Protecting the Tap

May 11, 2018

Whether boiling water for dinner, taking a shower, or quenching your thirst, many of us don’t think twice when turning on the tap. The action is automatic, and the access is instantaneous. However, 2.8 billion people worldwide lack access to safely managed drinking water, and in some regions, it takes more than an hour to travel to the closest source of water. Drinking Water Week is a time when we can reflect on the privilege of having the source of life’s most critical resource directly in our homes.

The theme of Drinking Water Week is “Protect the Source,” encouraging all of us to do our part to protect the Potomac River from water pollution. It’s equally as important to protect the source of your home’s tap water. DC Water delivers over 100 million gallons of water every day that meets or exceeds federal water quality standards. Yet many residents are unsure about the engineered resource that flows from faucets and fountains, especially when it comes to contaminants like lead. Water quality can decline if water sits in aged plumbing in and around the home for extended periods of time. Follow these practical methods to ensure the highest quality of drinking water in your home so you can stay well-informed and well-hydrated.

  • Flush your pipes before using any tap water for drinking or cooking. Run cold water until the temperature changes and then allow it to run for an additional one to two minutes.
  • Use only cold water for drinking and cooking.
  • You may also choose to filter your water.
  • Remove and clean faucet aerators every 3 months.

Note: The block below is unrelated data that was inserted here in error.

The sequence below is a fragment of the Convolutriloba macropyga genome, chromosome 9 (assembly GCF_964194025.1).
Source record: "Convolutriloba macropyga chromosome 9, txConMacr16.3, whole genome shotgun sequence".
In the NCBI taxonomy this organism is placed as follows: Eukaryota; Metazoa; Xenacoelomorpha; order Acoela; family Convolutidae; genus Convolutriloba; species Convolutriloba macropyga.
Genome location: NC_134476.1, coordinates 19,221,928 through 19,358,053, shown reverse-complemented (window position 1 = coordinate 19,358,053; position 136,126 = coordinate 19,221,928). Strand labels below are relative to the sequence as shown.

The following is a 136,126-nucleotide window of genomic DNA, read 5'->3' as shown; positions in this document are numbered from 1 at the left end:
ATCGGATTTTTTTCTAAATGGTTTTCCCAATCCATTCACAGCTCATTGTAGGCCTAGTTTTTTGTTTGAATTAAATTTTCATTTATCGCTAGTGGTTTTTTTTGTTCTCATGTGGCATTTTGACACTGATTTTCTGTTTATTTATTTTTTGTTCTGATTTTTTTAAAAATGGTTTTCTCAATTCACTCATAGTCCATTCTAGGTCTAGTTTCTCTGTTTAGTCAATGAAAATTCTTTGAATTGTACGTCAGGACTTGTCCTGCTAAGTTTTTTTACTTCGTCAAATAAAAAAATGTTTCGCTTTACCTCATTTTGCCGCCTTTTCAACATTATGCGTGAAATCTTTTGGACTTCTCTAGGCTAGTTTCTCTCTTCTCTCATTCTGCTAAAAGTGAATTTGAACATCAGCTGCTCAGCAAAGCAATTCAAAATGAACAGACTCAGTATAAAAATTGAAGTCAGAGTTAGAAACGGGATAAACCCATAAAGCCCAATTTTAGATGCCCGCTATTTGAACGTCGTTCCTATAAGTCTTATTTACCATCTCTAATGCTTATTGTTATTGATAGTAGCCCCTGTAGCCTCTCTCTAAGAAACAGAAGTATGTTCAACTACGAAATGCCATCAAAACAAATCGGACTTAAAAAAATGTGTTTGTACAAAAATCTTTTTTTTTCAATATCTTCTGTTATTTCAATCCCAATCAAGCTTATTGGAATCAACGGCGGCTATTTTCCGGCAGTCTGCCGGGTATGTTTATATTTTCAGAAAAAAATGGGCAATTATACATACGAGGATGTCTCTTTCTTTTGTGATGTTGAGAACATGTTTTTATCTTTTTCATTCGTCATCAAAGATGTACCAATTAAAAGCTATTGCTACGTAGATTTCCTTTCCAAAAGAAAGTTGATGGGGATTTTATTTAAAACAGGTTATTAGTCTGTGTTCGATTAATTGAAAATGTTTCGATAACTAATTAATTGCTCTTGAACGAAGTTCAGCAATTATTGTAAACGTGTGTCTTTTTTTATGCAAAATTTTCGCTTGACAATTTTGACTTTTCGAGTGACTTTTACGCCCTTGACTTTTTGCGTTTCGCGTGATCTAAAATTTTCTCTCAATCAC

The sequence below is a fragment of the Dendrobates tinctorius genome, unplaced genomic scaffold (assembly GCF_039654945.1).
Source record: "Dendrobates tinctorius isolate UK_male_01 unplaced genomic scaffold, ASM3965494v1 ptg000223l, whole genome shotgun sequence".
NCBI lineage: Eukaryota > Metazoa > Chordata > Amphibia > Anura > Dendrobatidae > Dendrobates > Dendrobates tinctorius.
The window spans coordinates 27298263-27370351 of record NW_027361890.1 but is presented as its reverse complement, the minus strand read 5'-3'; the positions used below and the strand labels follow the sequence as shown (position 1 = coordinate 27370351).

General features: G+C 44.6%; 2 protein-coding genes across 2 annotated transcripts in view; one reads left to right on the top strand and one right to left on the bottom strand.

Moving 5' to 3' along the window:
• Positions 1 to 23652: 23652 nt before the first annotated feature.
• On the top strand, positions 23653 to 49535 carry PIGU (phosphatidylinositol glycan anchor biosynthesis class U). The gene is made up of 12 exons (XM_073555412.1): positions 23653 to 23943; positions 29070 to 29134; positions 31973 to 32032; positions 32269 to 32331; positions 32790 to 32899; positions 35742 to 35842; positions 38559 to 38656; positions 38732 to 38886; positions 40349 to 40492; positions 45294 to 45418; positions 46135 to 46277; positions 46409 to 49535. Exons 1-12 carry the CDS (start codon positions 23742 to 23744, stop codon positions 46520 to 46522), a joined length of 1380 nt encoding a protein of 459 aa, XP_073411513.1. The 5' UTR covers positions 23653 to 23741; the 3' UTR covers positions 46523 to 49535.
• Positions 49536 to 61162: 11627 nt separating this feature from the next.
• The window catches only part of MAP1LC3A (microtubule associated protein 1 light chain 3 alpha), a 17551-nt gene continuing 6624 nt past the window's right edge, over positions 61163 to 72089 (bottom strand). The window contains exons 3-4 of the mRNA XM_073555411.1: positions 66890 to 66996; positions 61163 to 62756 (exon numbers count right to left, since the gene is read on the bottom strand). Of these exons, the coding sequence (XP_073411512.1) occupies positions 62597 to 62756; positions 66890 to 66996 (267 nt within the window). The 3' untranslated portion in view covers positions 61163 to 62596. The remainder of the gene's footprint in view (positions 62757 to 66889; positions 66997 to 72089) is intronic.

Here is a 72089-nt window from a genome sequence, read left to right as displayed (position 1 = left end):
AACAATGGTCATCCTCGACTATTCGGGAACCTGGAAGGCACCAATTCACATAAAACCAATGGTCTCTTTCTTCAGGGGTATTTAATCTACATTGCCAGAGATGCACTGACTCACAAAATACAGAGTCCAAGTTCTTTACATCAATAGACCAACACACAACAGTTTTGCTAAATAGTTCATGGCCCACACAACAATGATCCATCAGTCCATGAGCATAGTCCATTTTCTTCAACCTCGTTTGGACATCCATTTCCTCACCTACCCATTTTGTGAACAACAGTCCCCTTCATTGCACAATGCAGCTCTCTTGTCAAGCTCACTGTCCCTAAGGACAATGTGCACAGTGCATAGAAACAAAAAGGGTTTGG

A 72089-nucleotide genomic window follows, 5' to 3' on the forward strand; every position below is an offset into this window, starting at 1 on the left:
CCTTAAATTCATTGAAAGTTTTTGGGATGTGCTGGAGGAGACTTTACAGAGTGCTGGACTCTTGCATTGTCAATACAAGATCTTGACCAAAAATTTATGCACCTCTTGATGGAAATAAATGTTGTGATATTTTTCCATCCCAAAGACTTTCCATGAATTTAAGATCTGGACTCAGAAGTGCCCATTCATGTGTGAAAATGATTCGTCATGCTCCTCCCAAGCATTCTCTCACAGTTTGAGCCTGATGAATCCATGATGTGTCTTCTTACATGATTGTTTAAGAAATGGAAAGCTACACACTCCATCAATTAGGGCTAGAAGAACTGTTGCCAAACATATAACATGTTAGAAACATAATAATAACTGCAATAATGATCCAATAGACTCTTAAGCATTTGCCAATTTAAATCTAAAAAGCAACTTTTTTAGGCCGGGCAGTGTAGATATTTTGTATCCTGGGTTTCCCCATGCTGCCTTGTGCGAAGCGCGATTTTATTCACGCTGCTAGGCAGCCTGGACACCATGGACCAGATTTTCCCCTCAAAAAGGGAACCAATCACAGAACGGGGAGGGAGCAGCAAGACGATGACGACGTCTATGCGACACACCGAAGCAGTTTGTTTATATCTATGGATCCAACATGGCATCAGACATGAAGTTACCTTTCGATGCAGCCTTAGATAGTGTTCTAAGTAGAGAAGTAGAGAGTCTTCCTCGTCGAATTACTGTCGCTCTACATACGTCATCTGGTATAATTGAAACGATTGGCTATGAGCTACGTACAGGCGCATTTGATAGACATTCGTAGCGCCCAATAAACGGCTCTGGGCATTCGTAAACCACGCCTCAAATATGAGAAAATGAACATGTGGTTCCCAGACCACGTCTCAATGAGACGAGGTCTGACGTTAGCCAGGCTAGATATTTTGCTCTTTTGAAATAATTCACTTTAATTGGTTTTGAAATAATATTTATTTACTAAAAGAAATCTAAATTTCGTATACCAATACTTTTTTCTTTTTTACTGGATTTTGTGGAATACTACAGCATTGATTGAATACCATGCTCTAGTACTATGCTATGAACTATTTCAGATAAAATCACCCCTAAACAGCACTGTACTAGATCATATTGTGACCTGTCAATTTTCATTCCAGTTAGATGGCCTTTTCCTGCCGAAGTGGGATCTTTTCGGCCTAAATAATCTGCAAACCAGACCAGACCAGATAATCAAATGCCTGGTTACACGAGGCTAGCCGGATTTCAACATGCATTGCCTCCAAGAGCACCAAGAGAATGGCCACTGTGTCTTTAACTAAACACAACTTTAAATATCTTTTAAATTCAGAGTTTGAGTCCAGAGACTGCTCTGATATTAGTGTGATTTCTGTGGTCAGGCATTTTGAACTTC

• Request a free lead test kit from DC Water by contacting the Drinking Water Division at 202 612 3440 or email
  • Check to see if your home has, or has had a lead service line with our interactive map.

Water is essentially lead-free when it leaves the Washington Aqueduct’s treatment facility and flows through DC Water’s distribution system. Clean drinking water can come in contact with lead as it flows from lead-free public water mains in the street through plumbing in and around the home. Lead can be introduced to water by the corrosion of pipes and plumbing materials including lead service pipes, galvanized iron in-home pipes, lead solder, and brass faucets, valves, or fittings.

Check the plumbing in your home and remove any source of lead. 

The most effective way to minimize exposure to lead is to remove the source(s) of lead. DC Water strongly encourages residents to identify and remove any lead pipes or plumbing materials serving their home. If you have pipes or plumbing fixtures that contain lead, or if you don’t know their material type, you should take steps to minimize potential lead exposure until all sources of lead have been removed. 

If you are pregnant, nursing or have children under age six, DC Water recommends that you filter your water before drinking and cooking until all sources of lead have been removed. This includes water used for making infant formula, beverages, and ice. Ensure the filter is certified for lead removal by looking on the package or calling the manufacturer.